To plan out the strategy, I asked Nick for 30 laps consecutively at race pace to see where the tires gave up. He had worked through all kinds of setup options for the race, but after finding nothing of value went back to the 2015 car and settled for that. After only 25 laps, he said, “This is all it has, it won’t go to 30.” So the car could go 25 laps, and with a 50-lap race that pretty much cemented the strategy with no wiggle room at all. Other cars were probably going to be able to go longer, past lap 25 while maintaining pace, and leaving us in the dust. Since everyone made the race on one stop in 2015, it was a pretty depressing thought to have leading up to the race.
Before the race started, Ben Welvaert, crew chief for the #39, asked me if we were going to make one or two stops. “One, for sure, lap 25”, I said. He told me others were going to make two stops, splitting the race into three segments of about 17 laps. Some quick math said that the 2-stoppers would need to average a few seconds faster every lap to catch the cars that made only one stop, and I again brushed it off as something that wasn’t going to happen. In California, I managed to work one stop out of Nick’s race, vaulting him up to a much higher finishing position than he would have gotten by staying on-schedule with the other cars, so if cars actually did make an extra stop at The Glen, this would not be impossible.
Like I said in an article last year, race strategy is simply taking the total time spent on track plus the time spent on pit road, and making that as short as possible. Pit road is pretty much constant, and this year the time lost on pit road could be anywhere from 35 to about 42 seconds for an exceptionally bad detour. We can’t change this time, so adding pit stops adds this much time to the race every single time. We knew everyone would have to make at least one stop, and making a second stop would add this much time, meaning whoever made the second stop would really need to be up and after it to make up the time. One person did, and just barely!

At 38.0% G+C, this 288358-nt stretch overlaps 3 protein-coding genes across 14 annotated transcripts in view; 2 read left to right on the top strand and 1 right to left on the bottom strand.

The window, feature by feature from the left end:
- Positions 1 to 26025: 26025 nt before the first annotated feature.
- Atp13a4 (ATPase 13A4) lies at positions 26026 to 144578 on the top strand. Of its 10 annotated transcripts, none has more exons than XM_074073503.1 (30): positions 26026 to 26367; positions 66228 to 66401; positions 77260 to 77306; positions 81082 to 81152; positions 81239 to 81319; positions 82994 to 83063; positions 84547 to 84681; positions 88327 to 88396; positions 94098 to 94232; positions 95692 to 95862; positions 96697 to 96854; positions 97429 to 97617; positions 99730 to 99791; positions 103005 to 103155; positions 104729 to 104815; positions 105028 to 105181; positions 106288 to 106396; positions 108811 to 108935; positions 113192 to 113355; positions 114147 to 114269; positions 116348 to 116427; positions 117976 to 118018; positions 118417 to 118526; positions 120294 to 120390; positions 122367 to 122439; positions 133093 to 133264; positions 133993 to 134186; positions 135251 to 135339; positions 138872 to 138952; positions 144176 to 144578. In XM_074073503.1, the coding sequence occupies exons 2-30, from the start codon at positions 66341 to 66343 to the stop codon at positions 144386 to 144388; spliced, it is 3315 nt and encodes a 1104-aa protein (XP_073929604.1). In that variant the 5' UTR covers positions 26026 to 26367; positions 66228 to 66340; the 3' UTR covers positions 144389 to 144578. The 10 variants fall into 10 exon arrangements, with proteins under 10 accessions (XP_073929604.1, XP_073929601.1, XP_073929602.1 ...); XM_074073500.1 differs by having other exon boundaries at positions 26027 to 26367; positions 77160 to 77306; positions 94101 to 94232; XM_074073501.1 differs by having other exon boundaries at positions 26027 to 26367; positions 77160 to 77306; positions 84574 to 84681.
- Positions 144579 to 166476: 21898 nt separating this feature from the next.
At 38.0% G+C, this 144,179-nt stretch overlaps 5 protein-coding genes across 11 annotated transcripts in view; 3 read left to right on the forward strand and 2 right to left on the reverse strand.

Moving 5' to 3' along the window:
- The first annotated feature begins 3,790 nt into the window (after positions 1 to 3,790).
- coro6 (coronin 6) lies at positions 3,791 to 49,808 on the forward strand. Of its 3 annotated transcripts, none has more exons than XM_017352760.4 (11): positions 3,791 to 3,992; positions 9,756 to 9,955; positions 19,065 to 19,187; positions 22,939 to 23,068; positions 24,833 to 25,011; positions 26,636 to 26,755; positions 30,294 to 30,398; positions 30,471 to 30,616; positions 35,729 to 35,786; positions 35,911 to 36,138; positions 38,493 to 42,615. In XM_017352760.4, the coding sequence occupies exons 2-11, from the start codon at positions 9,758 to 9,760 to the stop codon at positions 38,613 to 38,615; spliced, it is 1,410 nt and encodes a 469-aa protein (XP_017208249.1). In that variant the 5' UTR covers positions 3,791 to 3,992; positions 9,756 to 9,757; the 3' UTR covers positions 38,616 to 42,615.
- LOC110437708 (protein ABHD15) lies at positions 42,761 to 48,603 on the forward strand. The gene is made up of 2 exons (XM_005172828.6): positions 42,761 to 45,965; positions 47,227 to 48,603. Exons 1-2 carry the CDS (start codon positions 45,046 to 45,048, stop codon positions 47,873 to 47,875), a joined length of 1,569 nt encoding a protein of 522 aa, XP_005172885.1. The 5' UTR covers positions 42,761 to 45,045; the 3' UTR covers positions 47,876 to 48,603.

Nick Ottinger and Michael Johnson both crashed our Class B Series party the week before by running Watkins Glen with our normal Class B crew. They pretty much spanked us, but Allen Boes left us all with our heads spinning. That race was 41 laps long, meaning most everyone stopped on or around lap 20 and split the race in two. I was not so fortunate, and despite holding pace with these guys early, I was having an issue with the engine oil overheating in the early laps. I eventually figured out a shift pattern to keep the temps down, but I decided to pit on lap 12, leaving me at a huge disadvantage later in the race because I now had to make tires go 30 laps instead of 20 and maintain the pace at the end of the race to keep from getting steamrolled.
My personal experience from doing this directly fed into the NASCAR PEAK Antifreeze Series race a week later with Nick in a similar situation: he and Michael Conti were going to have to make a set of tires last ten laps longer than the 2-stoppers. Similar to how my Xfinity car was slightly off-pace from the leaders, Nick’s car was just barely off of what the frontrunners could do. Obviously the first run is simply a “Get to the pit stop” run, but the second run was the strategy run. When he left pit road on lap 26, I reminded him a few times to not be hard on the car early because the pressures needed to rise evenly. An over-inflated tire on lap 30 would spell disaster by lap 40 and there’d be no recovery for that. I only added one more statement, “Smooth and steady, hold back until lap 36”.